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Finding why I don't trust my system

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  • #16
    Originally posted by quantumgardener View Post
    Acceptance of "good enough" is the enemy of "perfect" as well. I like to be able to make a choice. GTD works well because it gives us the information we need to choose in the moment.
    The challenge, of course, is to focus one's energy on the areas where perfection will be rewarded, and to be willing to settle for good enough elsewhere. Two old adages come to mind:
    * A good plan (or system) today is better than a perfect plan tomorrow.
    * (Attrib. to Mark Twain) The difference between the exactly right word and the almost right word is the difference between the lightning and the lightning bug.

    Yours in thread hijacking,

    Katherine

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    • #17
      Originally posted by quantumgardener View Post
      Do you mean accept as in, this is where my system is now or accept as in, resign yourself to the fact that it can't improve?

      When I coach people I work with their moods and there is an important distinction between the mood of acceptance and the mood of resignation. The latter is insidious because the language hides the true belief i.e.. we say accept when we mean resign. In a mood of acceptance we acknowledge that things are the way they are. In starting this thread I accepted the limitations of my system. It's a powerful platform for moving forward. I could just as easily say the same, but do so from a mood of resignation. In other words it is what is is and there is no possibility for improvement.
      I concur with Katherine that "the perfect is the enemy of good enough" and that "The challenge, of course, is to focus one's energy on the areas where perfection will be rewarded." Even a black belt in the martial arts knows their limits. They -- perhaps most of all -- know their limits. And this is what allows them to focus their energy on the areas where perfection will be rewarded.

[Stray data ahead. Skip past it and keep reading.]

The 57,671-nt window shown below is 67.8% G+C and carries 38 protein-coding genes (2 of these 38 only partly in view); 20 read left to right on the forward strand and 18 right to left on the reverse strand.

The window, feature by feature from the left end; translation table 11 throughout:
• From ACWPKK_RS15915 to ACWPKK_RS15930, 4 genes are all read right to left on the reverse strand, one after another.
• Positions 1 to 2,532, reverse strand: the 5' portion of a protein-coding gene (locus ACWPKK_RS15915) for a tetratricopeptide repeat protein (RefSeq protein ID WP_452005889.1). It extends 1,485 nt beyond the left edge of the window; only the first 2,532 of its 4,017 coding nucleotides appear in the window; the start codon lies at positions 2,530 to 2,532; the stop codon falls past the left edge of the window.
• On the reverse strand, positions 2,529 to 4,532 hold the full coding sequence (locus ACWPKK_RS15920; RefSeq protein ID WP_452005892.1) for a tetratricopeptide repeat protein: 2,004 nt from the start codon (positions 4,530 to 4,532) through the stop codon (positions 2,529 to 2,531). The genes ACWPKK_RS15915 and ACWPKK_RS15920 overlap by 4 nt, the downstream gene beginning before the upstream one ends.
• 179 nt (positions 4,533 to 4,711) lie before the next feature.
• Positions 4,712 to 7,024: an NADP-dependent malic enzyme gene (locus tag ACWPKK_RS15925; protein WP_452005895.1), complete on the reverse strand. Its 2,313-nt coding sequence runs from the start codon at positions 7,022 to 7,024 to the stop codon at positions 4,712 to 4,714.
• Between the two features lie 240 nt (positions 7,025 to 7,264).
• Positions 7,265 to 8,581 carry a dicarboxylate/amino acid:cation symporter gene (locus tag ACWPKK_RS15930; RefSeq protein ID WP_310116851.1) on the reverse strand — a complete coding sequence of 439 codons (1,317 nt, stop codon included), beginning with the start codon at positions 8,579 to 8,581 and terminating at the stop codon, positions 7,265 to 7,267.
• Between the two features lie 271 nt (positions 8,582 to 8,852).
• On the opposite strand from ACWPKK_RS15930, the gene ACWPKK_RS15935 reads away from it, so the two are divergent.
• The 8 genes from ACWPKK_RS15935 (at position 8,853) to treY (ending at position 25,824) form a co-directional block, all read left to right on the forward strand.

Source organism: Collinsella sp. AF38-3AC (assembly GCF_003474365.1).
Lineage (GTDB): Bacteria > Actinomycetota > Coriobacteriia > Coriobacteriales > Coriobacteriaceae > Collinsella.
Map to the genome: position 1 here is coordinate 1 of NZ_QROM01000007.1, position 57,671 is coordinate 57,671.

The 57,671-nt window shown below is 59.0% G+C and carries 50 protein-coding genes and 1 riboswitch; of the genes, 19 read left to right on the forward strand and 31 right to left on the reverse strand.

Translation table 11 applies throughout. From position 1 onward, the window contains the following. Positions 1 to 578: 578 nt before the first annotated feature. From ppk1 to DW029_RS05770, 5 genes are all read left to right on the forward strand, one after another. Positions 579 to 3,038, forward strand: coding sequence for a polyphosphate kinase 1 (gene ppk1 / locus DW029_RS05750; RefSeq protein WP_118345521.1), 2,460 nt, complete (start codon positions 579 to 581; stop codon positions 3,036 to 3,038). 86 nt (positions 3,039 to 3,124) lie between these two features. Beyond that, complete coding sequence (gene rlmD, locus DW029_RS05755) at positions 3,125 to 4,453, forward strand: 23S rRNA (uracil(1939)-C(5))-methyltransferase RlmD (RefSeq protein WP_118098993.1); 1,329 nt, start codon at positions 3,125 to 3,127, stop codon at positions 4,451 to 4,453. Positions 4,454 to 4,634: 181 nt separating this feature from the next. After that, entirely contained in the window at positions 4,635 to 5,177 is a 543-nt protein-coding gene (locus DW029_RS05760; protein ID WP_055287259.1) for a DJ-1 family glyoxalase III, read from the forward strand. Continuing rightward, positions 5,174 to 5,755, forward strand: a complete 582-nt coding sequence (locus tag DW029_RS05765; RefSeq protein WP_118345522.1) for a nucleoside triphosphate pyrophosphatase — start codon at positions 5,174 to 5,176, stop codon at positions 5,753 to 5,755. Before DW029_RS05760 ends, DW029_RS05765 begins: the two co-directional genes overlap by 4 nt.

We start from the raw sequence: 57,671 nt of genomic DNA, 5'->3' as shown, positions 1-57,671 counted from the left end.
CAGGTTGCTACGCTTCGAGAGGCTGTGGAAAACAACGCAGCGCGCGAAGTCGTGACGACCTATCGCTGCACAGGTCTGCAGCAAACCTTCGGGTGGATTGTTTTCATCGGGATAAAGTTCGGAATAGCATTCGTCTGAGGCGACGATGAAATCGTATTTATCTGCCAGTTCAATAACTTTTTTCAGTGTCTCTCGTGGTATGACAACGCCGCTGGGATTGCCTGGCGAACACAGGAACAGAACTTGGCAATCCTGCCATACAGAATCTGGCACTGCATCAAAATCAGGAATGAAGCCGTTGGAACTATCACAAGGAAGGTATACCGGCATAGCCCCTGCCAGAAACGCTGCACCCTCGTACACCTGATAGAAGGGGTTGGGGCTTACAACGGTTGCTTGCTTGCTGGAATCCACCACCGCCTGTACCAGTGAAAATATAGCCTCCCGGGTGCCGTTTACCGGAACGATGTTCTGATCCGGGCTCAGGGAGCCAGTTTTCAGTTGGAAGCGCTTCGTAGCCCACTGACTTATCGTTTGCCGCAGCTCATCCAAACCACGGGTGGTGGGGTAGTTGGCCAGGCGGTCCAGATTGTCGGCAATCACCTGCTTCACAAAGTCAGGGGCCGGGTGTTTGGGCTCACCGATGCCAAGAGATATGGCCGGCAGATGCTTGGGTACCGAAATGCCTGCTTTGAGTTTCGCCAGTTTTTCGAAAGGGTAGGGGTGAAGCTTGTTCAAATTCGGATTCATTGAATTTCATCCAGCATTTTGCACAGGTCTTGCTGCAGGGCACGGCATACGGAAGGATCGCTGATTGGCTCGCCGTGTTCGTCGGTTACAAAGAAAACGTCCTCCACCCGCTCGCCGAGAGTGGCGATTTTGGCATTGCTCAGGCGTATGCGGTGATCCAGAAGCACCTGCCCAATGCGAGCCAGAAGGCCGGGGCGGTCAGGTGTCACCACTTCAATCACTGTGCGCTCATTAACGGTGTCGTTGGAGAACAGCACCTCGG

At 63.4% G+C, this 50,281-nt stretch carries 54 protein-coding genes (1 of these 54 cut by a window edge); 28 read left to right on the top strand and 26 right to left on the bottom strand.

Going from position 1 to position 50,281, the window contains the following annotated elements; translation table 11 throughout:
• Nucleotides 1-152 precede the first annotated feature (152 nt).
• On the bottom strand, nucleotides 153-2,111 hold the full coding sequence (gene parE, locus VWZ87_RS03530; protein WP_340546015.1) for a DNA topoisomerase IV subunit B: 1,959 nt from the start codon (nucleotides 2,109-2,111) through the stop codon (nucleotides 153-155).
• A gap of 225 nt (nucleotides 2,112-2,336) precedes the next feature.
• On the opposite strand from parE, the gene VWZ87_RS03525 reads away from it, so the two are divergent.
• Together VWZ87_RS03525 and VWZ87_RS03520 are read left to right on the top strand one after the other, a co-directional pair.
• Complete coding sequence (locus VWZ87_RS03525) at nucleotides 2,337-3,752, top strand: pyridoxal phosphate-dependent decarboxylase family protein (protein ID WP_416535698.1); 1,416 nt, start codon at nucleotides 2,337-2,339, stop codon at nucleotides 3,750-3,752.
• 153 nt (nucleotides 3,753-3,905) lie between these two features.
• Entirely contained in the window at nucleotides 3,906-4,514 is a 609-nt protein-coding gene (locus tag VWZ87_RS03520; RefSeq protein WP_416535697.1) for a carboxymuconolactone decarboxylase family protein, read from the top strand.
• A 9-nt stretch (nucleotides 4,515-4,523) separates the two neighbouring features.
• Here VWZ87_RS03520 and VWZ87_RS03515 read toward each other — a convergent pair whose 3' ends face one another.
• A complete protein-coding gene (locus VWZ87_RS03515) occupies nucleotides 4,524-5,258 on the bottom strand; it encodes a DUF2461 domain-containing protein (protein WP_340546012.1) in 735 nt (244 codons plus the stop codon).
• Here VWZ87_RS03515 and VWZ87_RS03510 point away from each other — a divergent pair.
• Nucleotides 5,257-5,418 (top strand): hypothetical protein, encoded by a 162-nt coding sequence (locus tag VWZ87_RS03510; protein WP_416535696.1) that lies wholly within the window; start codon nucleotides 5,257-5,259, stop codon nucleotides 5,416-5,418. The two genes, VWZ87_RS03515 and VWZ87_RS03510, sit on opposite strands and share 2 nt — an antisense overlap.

I've been doing GTD for over 4 years now and the most surprising thing after all of that time is not how much more I'm getting done (though I *am* getting more done) -- but how much more I'm collecting and processing. I often process 70-100 new thoughts a day out of my inbox; and handle an average of 70 projects and 250 actionables a week. The problem is you can always collect and process more than you can do. And at this stage in my journey I'm realizing that there is a certain place I must come to in accepting/resigning myself to that reality. In this case I think that while the system might be able to be improved upon, I might learn something new I didn't realize before, etc. the basic reality of always being able to collect and process more than I can do confronts me with a response of either denial or acceptance -- accept my own limitations (I can only do so much every day) and resign myself to the fact that this is okay.

      It's a stage in the journey I think. We begin with an almost idealistic optimism that GTD will be that magic fix for us. And this optimism may be what we need to propel us into learning the habits. I remember thinking that GTD was going to solve all of my productivity woes. But eventually one moves beyond this stage -- and the youthful confidence is replaced with an aged wisdom; a wisdom that looks over the vertical and horizontal landscapes with the knowledge that, at most, it can only rule a city and not the world.

      Hope that helps.

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      • #18
        Learning what to ignore

        Todd's post made me think of a post from Penelope Trunk I came across yesterday.

        Basically covers how you can figure out what can be ignored/dropped. As Todd said, we can get so much more processed, and be more productive with our time, but there is a limit to what we can do. When we hit that limit, we then need to make some tough choices.

        Cheers,

        Adam

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        • #19
          Originally posted by Todd V View Post
          The problem is you can always collect and process more than you can do. And at this stage in my journey I'm realizing that there is a certain place I must come to in accepting/resigning myself to that reality.
          Todd, your journey sounds somewhat like mine. I've come to the point where I can collect and process without responding to each item instantly in a knee-jerk manner as a must-do, which results in anxiety and panic, but rather as an enriching part of my stock, or bank, of things I can choose from in the future (or perhaps never). (Maybe this is one way of moving more things to the S/M list??)

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